I wish I could offer complete, exhaustive and authoritative answers to questions like these but I can’t.  Instead, I’d like to propose a way of thinking about the Digital Age shift that I hope will be helpful to leaders and conclude with a few observations about effective leadership in this exciting and challenging time.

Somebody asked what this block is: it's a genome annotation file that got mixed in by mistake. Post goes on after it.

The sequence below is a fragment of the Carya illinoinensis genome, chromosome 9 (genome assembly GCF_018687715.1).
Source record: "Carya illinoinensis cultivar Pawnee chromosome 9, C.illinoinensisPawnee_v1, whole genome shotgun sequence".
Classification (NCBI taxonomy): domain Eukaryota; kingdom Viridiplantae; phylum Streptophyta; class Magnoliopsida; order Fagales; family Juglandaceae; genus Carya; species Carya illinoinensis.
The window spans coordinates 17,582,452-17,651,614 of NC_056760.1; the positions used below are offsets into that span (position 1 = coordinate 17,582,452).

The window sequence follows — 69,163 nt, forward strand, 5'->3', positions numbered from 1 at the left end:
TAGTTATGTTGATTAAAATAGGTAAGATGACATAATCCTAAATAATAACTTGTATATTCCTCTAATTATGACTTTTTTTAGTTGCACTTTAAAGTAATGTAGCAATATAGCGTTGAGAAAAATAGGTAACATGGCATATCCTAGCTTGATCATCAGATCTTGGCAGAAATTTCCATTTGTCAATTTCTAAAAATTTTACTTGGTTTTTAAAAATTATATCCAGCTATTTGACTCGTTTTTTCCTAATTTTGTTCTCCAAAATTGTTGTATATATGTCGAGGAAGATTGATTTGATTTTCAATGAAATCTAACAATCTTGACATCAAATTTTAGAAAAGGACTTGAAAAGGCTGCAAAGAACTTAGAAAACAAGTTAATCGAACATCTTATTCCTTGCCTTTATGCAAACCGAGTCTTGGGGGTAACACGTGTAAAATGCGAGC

Our school, like many, is grappling with the opportunity to use primarily digital resources as the core content of the curriculum as opposed to the primarily augmenting role such resources have played over the past decade or so.  As I was reflecting on this challenge, I was reminded of the phrase coined by Marshall McLuhan, “the medium is the message.”  McLuhan suggested that we would do well to understand the message and content of the medium itself rather than focusing only on the content that the medium is carrying in the moment.  Applying this idea to digital age learning, we would do well to understand what the medium of the textbook means for educational practice when we make attempts to swap online content for analog content.  In other words, the textbook metaphor as well as many other features of our industrial age schools carry important messages and shared understandings about what learning is and these messages will not be unseated simply by adopting online curriculum, enrolling students in virtual courses, or providing all students with devices.  Our still dominant media for education (textbooks, courses, bell schedules, Carnegie units, etc.) purvey important messages about how learning works and consequently represent widely shared understandings and culturally accepted notions of what education/teaching/learning is really about. Some of these messages are that learning is linear and convergent, content is vetted and authoritative, teachers ask questions and students give answers, etc.